"Coaching Commentary"

By Dr. Ken
For many helmet aficionados, the landscape of high school and college football provides an exciting and vast collection of helmet designs and styles that surpasses the offerings of the professional ranks. Despite the fact that the way in which the game of football is played, coached, presented, and viewed is significantly different than it was in the 1950's and '60's, it remains a great spectacle. Still, at all levels, from high school through the professional game, it is easy to observe and easy to judge the game as "not being what it was."
If one follows high school football nationally, they know the names of those who run the elite recruiting services



and websites. One of the more prominent names is Max Emfinger who was a letterwinner at Baylor in 1965 and served as a Dallas Cowboy scout. He heads his National Bluechips Recruiting Service and is one of the big names in this specific arena. As a member of Coach Gordon Wood's Brownwood (Texas) High School 1960 4A State Championship team, there is no doubt that Emfinger and his teammates not only won the championship, but learned a great deal about living from Wood.

Emory Bellard is known as the Darrell Royal assistant coach who invented and introduced the Wishbone Offense to the University Of Texas, a move that would rejuvenate the program and lead it to the National Championship and years of glory. Bellard later became the head coach at Texas A&M and had a successful tenure there but before and after his collegiate coaching career, he was a high school coach, another in the long line of successful Texas high school coaches. Bellard's Breckenridge team won state titles in both 1958 and '59.


There are successful high school coaches everywhere and I have to believe that most still view coaching as teaching and football as a vehicle to instill values and present lessons that will be useful for a lifetime. I also know that in some parts of the country, high school coaches are paid an inordinate amount of money to do nothing else but win football games and they view their role similarly to college coaches. In a culture of celebrity where substance of character is secondary to being known, being accepted, being noticed, and being "somebody", football as the last bastion of character-building is becoming an eroding edifice.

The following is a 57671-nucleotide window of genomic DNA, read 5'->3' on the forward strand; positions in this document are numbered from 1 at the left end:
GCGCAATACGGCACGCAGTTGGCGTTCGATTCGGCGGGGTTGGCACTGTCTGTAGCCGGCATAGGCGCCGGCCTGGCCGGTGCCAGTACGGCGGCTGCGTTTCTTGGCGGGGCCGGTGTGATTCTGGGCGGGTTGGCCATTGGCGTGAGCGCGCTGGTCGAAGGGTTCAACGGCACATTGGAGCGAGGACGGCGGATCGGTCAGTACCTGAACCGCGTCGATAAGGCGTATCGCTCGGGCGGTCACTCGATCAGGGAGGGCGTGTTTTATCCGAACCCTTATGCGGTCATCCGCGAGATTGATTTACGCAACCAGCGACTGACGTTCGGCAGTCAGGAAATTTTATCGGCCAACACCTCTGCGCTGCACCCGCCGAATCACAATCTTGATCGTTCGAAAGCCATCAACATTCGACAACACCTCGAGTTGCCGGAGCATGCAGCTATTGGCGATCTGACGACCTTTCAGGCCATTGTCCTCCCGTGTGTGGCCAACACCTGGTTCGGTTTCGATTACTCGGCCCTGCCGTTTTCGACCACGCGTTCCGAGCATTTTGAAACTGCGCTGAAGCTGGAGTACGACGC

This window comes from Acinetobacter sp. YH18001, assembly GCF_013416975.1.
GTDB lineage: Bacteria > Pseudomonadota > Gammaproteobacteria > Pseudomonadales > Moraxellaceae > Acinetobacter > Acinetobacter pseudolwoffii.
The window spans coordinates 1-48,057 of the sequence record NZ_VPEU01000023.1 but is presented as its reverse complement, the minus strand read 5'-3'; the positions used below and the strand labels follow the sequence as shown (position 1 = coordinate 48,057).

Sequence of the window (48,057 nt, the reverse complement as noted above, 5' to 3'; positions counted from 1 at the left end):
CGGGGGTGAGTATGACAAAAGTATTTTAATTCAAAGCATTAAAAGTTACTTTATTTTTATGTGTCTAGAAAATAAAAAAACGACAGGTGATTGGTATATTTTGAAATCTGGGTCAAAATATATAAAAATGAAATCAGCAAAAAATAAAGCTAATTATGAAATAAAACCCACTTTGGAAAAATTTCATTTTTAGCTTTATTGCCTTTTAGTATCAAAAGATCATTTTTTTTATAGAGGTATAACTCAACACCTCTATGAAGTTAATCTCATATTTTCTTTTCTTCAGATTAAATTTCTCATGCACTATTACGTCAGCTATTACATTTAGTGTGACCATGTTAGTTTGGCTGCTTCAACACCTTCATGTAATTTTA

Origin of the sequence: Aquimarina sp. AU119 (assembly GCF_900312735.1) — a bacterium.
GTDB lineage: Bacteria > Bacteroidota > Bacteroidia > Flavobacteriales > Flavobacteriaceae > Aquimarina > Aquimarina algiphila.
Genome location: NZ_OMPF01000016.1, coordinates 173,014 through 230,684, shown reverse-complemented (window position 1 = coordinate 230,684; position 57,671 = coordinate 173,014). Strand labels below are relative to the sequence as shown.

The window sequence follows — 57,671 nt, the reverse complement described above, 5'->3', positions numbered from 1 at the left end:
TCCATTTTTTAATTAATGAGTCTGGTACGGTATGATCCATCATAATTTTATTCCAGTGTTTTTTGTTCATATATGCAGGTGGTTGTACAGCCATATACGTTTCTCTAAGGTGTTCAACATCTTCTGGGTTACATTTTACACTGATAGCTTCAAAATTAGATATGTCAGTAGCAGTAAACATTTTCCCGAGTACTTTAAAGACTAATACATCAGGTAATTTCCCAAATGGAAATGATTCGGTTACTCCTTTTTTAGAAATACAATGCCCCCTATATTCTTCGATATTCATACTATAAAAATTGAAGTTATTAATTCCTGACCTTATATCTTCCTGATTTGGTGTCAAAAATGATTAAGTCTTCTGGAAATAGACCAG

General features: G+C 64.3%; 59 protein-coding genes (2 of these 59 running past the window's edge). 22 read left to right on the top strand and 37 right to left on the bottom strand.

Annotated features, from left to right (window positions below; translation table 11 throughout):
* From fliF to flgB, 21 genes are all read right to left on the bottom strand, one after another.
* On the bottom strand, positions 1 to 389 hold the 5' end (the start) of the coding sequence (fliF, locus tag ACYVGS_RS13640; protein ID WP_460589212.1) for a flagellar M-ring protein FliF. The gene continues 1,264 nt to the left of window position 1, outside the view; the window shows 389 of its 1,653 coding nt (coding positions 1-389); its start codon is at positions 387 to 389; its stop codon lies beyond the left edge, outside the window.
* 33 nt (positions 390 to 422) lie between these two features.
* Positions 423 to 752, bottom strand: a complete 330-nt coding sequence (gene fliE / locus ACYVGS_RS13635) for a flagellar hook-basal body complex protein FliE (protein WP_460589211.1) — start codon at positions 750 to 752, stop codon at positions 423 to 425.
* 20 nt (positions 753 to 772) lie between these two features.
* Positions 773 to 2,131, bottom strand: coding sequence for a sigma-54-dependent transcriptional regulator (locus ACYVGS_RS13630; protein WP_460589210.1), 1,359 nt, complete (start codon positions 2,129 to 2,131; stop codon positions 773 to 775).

In the 1950's and 1960's most football coaches as did most men in any profession, had a military background. The huge influx of men that the military required for World War II, the Occupation, the quick to follow Korean War, and the build-up of US manpower in Viet Nam that began in 1963 obviously meant that most adult males during this time period had served their country at home or abroad. Their military background allowed them to apply the values and techniques they had either learned or experienced so that they could lead a group of young men towards a commonly held goal. There was a strong reliance on physical conditioning, in part due to the demands of the game of football which required all participants to play both offense and defense and often on special teams, and in part due to the value in mentally toughening the group. Accompanying the psychological aspects of a demanding conditioning program was the direct effect of bringing the group together as they worked hard to achieve their common objectives. The goals of the individual were subjugated to the goals of the group and nothing was as important as "the team." Coaches like Emfinger's Gordon Wood, recognized by many as the best and most successful high school coach of all time, were true teachers of both football and values that were consistent with the society at large and the communities they lived in.